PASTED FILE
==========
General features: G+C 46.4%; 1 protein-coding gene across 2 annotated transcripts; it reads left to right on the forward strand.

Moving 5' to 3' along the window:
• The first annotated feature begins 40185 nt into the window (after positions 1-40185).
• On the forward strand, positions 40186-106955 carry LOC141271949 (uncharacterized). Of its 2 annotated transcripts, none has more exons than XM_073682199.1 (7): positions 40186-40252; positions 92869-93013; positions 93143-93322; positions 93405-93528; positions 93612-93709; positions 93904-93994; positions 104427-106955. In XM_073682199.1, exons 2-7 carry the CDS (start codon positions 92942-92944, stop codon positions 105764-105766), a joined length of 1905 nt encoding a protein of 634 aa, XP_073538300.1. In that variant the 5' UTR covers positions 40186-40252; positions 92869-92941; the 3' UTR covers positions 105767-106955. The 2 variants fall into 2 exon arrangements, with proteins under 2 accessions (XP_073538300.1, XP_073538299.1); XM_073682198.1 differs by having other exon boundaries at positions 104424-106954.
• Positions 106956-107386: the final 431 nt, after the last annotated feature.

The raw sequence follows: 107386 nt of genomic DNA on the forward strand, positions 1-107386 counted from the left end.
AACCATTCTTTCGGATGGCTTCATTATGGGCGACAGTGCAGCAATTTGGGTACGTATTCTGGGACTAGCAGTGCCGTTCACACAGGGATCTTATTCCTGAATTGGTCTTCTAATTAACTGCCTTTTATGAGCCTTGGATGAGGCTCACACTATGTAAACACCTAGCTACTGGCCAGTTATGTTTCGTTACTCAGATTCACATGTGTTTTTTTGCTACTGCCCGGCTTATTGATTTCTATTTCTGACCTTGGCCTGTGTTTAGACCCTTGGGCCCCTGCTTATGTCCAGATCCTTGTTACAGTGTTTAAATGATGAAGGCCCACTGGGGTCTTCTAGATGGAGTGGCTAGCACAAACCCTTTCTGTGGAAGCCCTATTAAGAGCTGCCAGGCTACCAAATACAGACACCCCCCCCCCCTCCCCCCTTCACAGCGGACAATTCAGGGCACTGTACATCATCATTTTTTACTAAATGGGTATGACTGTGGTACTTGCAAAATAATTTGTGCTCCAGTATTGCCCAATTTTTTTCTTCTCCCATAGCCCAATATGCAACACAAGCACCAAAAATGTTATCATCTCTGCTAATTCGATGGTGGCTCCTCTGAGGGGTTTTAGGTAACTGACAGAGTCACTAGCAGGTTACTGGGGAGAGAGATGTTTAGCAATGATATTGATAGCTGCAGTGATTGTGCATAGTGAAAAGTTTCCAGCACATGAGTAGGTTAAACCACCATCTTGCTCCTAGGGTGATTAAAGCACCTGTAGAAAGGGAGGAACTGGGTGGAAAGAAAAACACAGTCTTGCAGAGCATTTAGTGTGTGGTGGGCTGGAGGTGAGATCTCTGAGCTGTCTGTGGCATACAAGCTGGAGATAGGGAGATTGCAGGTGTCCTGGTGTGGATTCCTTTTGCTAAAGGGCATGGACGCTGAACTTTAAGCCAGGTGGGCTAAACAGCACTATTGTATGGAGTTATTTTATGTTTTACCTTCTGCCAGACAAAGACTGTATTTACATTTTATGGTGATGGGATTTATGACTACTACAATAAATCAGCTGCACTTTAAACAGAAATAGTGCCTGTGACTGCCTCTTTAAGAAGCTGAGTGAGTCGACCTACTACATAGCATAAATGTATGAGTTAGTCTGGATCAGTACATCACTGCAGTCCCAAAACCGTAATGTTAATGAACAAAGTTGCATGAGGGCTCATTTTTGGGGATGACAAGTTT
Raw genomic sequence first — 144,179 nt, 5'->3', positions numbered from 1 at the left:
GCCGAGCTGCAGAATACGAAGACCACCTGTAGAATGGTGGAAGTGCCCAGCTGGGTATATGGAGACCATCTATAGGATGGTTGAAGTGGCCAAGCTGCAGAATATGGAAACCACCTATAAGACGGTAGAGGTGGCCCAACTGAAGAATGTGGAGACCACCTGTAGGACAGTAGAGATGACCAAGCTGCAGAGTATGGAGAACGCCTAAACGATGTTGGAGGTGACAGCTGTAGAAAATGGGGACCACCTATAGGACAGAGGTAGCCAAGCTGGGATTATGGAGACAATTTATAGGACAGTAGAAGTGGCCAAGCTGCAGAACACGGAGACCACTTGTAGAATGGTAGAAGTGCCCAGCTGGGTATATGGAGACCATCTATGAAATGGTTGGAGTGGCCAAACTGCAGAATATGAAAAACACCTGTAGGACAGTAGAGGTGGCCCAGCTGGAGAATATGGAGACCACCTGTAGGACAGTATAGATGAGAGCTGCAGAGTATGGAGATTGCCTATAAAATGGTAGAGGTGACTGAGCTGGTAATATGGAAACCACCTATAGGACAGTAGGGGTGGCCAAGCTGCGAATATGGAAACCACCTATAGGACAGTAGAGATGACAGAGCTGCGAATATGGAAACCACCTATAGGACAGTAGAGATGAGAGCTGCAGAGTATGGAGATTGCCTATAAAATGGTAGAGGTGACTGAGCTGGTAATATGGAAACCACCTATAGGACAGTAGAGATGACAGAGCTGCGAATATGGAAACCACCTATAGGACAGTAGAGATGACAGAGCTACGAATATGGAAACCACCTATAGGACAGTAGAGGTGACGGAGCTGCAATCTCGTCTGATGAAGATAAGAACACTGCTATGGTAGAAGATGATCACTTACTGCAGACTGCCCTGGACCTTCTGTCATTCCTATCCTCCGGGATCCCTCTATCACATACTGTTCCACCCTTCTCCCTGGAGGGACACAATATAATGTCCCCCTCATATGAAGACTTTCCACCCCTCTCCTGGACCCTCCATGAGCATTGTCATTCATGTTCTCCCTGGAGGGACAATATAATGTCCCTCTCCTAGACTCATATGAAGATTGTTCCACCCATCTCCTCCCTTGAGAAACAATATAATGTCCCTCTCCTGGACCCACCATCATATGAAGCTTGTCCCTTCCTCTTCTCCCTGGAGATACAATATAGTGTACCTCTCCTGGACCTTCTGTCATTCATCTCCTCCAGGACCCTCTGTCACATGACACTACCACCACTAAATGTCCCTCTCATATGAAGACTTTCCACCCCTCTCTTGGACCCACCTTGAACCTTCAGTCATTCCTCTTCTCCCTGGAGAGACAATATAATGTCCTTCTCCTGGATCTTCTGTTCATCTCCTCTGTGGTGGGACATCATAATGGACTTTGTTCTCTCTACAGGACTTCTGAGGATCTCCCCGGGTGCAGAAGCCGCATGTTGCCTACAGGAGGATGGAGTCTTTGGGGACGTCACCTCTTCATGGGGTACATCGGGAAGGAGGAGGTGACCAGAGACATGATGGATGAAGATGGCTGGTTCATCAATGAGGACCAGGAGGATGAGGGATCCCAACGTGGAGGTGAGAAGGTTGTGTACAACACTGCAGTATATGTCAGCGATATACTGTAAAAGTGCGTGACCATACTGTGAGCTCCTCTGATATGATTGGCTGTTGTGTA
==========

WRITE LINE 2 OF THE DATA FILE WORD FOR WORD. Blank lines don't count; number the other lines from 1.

Moving 5' to 3' along the window: